George Martin, the English Butler of Pop

I’m writing this listening to the 1964 album Off The Beatle Track in honour of Sir George Martin, who has died aged 90. His first solo album, it’s not exactly revered by Beatles fans, but I like it for the way its saccharine strings capture the ersatz sophistication of early 1960s Britain. To me, it’s the sound of gin and orange being drunk in a small Saturday night party in a suburban semi with a pale yellow Vauxhall Viva parked outside.

I have always thought George Martin must have had a role in making the Beatles palatable to older, middle-class audiences. He was reassuringly genteel, not upper-class but modestly competent in a way revered by the English Рthe sort of quiet technocrat-fixer gliding between social strata who is celebrated in popular fiction and media РM in the James Bond novels, John Jarndyce in Bleak House, even Miss Marple to an extent. Carson in Downton Abbey is a recent example, and telling one because the qualities of the type are more or less those of the English butler, one of the most influential archetypes of the 20th century.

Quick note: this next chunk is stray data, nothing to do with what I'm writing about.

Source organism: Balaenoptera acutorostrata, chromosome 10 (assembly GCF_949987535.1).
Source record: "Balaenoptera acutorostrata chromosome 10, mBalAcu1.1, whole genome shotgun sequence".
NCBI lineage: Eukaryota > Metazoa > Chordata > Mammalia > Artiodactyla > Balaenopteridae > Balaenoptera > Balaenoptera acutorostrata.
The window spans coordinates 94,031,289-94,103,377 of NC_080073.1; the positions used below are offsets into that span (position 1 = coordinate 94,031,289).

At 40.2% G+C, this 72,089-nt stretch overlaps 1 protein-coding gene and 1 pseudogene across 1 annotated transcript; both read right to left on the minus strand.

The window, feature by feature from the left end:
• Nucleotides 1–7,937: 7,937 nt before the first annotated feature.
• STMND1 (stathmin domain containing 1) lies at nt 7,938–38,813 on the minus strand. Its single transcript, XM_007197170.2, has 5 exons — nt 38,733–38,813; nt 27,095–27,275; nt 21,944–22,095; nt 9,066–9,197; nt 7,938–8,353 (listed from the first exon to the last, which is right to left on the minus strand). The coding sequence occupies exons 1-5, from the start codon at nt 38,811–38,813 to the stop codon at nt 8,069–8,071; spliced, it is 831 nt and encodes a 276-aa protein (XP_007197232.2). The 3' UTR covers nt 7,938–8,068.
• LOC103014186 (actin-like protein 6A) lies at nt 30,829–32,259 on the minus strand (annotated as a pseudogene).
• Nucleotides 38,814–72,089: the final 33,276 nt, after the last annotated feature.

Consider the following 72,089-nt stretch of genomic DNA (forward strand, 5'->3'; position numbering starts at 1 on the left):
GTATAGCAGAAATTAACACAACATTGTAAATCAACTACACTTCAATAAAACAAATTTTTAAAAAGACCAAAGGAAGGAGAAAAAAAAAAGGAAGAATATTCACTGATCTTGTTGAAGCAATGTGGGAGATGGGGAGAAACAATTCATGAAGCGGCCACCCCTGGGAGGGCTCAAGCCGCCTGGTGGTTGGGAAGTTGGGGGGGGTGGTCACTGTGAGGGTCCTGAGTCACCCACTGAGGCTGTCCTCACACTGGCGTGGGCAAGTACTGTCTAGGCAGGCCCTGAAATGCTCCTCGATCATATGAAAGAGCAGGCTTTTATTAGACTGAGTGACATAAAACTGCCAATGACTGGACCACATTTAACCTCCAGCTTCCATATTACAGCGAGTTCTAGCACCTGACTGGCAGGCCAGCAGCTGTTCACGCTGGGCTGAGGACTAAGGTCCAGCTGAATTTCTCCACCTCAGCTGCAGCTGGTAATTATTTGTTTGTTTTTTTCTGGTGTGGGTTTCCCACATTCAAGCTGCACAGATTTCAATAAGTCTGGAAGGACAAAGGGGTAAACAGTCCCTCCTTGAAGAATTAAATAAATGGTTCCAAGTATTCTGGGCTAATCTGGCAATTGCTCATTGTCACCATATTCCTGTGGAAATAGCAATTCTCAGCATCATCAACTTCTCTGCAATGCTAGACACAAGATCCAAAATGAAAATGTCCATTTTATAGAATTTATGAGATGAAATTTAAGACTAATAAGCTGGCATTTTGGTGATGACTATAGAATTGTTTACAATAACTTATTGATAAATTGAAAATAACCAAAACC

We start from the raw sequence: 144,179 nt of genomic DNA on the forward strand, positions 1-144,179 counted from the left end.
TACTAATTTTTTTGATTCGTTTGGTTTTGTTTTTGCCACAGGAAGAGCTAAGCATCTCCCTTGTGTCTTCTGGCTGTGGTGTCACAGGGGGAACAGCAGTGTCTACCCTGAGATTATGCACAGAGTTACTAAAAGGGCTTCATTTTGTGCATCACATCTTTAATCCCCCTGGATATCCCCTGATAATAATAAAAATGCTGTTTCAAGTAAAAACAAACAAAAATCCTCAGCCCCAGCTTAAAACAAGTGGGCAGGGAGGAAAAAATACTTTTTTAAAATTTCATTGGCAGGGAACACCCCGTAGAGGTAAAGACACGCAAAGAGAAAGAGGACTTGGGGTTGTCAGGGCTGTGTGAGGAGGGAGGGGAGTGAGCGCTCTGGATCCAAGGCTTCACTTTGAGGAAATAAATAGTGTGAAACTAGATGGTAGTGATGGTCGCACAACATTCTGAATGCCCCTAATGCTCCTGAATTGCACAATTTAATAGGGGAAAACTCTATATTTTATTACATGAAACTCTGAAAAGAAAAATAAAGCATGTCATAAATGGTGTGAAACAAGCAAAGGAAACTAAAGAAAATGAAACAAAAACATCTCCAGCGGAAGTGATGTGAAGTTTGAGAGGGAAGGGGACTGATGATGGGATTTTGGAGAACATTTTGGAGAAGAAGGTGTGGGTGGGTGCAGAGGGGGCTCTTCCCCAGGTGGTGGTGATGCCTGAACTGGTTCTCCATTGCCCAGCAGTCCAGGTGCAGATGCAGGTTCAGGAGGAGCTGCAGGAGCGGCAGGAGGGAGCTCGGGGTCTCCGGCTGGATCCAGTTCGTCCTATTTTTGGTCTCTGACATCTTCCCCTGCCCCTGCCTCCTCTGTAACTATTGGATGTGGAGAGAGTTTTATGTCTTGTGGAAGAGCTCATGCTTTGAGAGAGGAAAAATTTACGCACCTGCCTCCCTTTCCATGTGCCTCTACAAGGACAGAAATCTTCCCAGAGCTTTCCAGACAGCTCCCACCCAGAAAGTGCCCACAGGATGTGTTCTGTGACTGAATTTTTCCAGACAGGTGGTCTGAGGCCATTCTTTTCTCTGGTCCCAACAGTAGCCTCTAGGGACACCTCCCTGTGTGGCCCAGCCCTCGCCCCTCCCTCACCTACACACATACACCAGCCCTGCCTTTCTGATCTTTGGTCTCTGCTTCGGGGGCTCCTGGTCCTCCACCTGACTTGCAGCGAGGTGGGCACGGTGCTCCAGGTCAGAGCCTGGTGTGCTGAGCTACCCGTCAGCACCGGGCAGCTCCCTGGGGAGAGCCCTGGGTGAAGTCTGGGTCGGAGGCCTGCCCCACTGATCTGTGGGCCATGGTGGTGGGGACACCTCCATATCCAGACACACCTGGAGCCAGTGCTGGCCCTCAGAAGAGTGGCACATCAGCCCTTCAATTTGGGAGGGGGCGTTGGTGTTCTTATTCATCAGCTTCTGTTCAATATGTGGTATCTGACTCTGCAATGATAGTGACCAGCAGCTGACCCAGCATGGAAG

Of course Martin was a creative ¬†figure in his own right, but in the big Beatles story that was so important to post-war British history, he also played an essential part that might well have ensured his place in our affections even if he hadn’t made such great contributions to the actual music.